Let us exhume the 18th century debate regarding the origin of the first primitive hut in relation to the primitive landscape, as an archaic question of the origin of architecture which confronts us today. The stealth landscape is the base ground for a new mythical exit of architecture and urbanism. Now we must be concerned with the impending end of architecture forecast in the first moves. We must move beyond the implicit necessity of projecting the question of virtual dwelling within the stealth landscape as origin and witness its consummation into the shadows of negation and disappearance, like the reverse image of the burning primitive hut in David Lynch's film Lost Highway. This dissociative fugue is the teleological movement towards the primitive origin of (stealth) technology. As a chance to rewrite the origin of architecture as the future architecture degree zero, the origin persists as a rhetorical question that negational technology is drawing us back towards the impressionable void of the immediate future.

Consider the words, rewritten for the 21st century, of dead Laugier:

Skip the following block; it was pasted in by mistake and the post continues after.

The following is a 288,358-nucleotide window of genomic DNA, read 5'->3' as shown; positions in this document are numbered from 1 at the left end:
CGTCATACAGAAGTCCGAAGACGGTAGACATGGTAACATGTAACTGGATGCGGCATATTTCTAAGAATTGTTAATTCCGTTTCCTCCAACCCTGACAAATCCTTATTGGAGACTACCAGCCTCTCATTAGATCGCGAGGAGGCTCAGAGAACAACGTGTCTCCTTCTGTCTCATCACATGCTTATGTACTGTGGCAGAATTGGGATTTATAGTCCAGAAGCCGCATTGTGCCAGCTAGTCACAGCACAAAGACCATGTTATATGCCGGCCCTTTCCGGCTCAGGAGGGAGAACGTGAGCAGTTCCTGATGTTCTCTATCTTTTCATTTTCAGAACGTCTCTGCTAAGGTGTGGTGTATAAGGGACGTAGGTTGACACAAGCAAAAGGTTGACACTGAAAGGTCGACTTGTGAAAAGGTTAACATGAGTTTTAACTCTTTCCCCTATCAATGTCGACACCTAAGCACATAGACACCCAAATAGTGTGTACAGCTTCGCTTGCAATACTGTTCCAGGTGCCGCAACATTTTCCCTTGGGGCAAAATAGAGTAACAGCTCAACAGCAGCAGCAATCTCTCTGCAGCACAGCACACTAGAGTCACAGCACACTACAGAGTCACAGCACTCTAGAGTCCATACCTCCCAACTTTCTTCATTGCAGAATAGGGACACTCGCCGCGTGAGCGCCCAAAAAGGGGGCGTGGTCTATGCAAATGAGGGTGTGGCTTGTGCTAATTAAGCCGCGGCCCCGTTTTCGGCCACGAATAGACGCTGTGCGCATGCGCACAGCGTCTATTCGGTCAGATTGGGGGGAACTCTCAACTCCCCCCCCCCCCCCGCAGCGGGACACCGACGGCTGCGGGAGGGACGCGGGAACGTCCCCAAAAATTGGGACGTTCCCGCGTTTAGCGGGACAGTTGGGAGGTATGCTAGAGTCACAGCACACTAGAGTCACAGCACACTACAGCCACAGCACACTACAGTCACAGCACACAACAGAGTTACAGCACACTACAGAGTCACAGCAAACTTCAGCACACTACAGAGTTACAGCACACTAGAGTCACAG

It is the same in architecture as in all other virtual arts: principles are founded on disappearing nature, and nature's process clearly indicates its rules of erasure. Let us look at cybernetic man in his high-tech primitive state...without any aid or guidance other than his digital senses. He is in need of a place to rest. On the rooftops over a violently flowing streetscape he notices a stretch of concrete; its fresh solitude is pleasing to his eyes, its dereliction invites him; he is drawn there and, stretched out at leisure on this sparkling carpet, he thinks of nothing else but enjoying the gift of urbanism; he lacks nothing, he does not wish for anything. But soon the scorching heat of information technology forces him to look for shelter. A nearby alley draws him to its multivalent shadows; he runs to find a refuge in its depths, and there he is content. But suddenly mists are rising, swirling round and growing denser, until thick clouds cover the skies; soon, torrential rain pours down on this refuge. The digital savage, in his stealthy shelter, does not know how to protect himself from the uncomfortable electro-mechanical atmosphere that penetrates everywhere; he creeps into a nearby cinema and, finding it dry, praises himself for his discovery. But soon the darkness and foul air surrounding him make his stay unbearable again. He leaves and is resolved to make good by his ingenuity the careless neglect of the relentless metropolis. He wants to make himself a dwelling that protects but does not bury him. Some scintillating billboards in the city are the right material for his purpose; he chooses four of the closest, rearranges them into a square; on these he hoists from two sides yet another row of discarded artifacts of concealment which, inclining towards each other, meet at their highest point. He then covers this kind of roof with recycled detritus so closely packed that neither spotlights nor radio waves can penetrate. Thus, the post-humanist man is housed by the stealth landscape.